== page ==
March 4-10 is Read an E-Book Week.
Of course, just because it’s E-Book week, it doesn’t mean that any books you read have to be E-Books.
There are all kinds of great sites for free E-Books. You can read them off of your computer, or you can download them to an E-Reader or an iphone or ipad.
One of my favorite sites is Munseys. They have mystery, horror, pulp (my personal favorite), science fiction, and adventure. They even have classics.
Ed Lacy (August 25, 1911 – January 7, 1968), born Leonard “Len” S. Zinberg, was an American writer of crime and detective fiction. Lacy, who was white, is credited with creating “the first credible African-American PI” character in fiction, Toussaint “Touie” Marcus Moore. Room to Swing, his 1957 novel that introduced Touie Moore, received the 1958 Edgar Award for Best Novel.
Lacy was born in New York City. He was a member of the League of American Writers, and served on its Keep America Out of War Committee in January 1940 during the period of the Hitler-Stalin pact. He died of a heart attack in Harlem in 1968, at the age of 56.
I haven’t read Room To Swing, so I think I will make it my ‘Read an E-Book Week’ mission.
If you’re not into that kind of stuff, here are some other suggestions. Stuff that may be considered a little bit more ‘legit’. They are some my personal favorites.
A Good Scent From a Strange Mountain by Robert Olen Butler
A Good Scent from a Strange Mountain is a 1992 collection of short stories by Robert Olen Butler. It received the Pulitzer Prize for Fiction in 1993.
Each story in the collection is narrated by a different Vietnamese immigrant living in the U.S. state of Louisiana. The stories are largely character-driven, with cultural differences between Vietnam and the United States as an important theme. Many of the stories were first published in journals such as The Hudson Review, The Southern Review, and The Virginia Quarterly Review. The collection was re-released in 2001 with two additional stories, “Salem” and “Missing”.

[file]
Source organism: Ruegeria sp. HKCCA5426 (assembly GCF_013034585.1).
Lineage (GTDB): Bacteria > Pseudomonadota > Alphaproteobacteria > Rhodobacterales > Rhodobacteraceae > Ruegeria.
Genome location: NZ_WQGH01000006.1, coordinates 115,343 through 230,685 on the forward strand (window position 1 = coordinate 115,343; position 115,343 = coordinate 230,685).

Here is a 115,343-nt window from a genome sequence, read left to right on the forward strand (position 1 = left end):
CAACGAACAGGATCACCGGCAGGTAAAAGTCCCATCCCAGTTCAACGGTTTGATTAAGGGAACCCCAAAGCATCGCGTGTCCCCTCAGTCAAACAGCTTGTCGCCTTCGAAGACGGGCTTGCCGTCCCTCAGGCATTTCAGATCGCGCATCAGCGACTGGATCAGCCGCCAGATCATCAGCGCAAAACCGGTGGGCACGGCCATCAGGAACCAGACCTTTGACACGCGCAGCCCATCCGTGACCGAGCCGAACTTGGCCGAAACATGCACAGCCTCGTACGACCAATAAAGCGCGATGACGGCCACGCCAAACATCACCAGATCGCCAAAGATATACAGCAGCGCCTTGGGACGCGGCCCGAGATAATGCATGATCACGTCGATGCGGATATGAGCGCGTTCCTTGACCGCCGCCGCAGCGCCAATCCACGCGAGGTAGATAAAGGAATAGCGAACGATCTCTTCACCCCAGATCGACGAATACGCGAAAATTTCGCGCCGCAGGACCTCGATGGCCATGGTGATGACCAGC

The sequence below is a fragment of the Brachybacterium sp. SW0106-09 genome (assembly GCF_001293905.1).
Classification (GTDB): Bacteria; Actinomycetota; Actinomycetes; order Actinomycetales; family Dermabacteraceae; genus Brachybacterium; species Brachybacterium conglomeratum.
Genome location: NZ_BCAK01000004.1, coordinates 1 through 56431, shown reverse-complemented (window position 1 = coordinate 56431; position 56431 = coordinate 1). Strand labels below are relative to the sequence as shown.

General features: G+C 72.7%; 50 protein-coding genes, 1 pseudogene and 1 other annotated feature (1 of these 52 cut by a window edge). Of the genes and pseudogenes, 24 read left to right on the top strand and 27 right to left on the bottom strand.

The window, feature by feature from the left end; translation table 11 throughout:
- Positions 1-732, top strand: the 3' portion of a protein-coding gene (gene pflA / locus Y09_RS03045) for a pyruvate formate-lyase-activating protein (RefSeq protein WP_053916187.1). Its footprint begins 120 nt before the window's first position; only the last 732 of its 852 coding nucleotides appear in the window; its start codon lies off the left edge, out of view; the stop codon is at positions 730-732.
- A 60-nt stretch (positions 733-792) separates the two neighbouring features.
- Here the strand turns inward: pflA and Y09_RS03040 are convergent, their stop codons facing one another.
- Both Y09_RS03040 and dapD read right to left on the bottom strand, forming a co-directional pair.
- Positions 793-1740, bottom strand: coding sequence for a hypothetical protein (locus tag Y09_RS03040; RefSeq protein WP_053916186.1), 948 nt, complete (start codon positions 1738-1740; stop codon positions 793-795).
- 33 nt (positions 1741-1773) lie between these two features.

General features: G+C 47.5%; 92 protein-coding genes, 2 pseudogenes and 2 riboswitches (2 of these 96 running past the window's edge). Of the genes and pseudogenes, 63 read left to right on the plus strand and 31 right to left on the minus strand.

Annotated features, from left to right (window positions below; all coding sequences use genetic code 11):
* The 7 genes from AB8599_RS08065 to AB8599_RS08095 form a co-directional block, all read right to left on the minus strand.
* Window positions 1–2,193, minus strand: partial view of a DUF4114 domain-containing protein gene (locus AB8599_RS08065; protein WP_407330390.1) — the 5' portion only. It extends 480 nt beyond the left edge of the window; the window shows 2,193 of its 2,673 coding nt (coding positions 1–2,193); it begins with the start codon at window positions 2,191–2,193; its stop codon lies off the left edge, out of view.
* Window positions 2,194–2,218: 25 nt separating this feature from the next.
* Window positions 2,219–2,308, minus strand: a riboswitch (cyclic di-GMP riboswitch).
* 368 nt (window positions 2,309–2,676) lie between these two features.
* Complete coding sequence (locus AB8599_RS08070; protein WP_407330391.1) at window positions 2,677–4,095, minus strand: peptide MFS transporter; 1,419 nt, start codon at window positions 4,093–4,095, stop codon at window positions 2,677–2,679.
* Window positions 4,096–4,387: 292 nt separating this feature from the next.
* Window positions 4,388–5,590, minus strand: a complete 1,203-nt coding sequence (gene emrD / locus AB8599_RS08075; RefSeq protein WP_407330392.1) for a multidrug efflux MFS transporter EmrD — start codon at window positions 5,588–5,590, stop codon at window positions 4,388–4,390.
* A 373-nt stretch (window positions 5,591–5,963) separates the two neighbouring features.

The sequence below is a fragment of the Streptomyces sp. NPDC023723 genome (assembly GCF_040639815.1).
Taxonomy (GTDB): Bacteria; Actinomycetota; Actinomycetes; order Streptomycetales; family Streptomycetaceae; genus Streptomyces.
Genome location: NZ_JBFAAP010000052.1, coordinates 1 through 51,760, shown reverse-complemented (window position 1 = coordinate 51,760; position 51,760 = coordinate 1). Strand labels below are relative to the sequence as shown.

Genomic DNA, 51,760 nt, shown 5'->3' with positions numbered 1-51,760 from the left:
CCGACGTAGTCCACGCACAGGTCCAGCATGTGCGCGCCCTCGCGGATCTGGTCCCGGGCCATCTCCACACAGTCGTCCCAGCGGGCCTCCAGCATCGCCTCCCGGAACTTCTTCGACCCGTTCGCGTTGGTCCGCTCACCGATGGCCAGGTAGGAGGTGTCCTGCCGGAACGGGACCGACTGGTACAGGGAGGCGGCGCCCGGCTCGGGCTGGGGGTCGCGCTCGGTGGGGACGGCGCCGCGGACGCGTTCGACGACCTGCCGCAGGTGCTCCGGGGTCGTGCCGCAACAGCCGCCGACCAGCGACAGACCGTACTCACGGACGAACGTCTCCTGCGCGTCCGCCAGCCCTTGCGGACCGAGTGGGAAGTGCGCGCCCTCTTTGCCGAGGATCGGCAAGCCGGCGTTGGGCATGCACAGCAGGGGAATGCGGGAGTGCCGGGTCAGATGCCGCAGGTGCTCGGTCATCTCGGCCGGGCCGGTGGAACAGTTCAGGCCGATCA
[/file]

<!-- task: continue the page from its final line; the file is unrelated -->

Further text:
White Noise by Don Delillo
White Noise is the eighth novel by Don DeLillo, published by Viking Press in 1985. It won the U.S. National Book Award for Fiction.
White Noise is an example of postmodern literature. It is widely considered his “breakout” work and brought him to the attention of a much larger audience. Time included the novel in its TIME 100 Best English-language Novels from 1923 to 2005. DeLillo originally wanted to call the book Panasonic, but the Panasonic Corporation objected.
Interpreter of Maladies by Jhumpa Lahiri
Interpreter of Maladies is a book collection of nine short stories by Indian American author Jhumpa Lahiri published in 1999. It won the Pulitzer Prize for Fiction and the Hemingway Foundation/PEN Award in the year 2000 and has sold over 15 million copies worldwide. It was also chosen as The New Yorker’s Best Debut of the Year.
The stories are about the lives of Indians and Indian Americans who are caught between the culture they have inherited and the “New World.”
American Pastoral by Philip Roth
American Pastoral is a Philip Roth novel concerning Seymour “Swede” Levov, a Jewish-American businessman and former high school athlete from Newark, New Jersey. Levov’s happy and conventional upper middle class life is ruined by the domestic social and political turmoil of the 1960s, which in the novel is described as a manifestation of the “indigenous American berserk”. The novel won the Pulitzer Prize in 1998 and was included in Time’s “All-TIME 100 Greatest Novels”.
Anyway, those are just a few suggestions.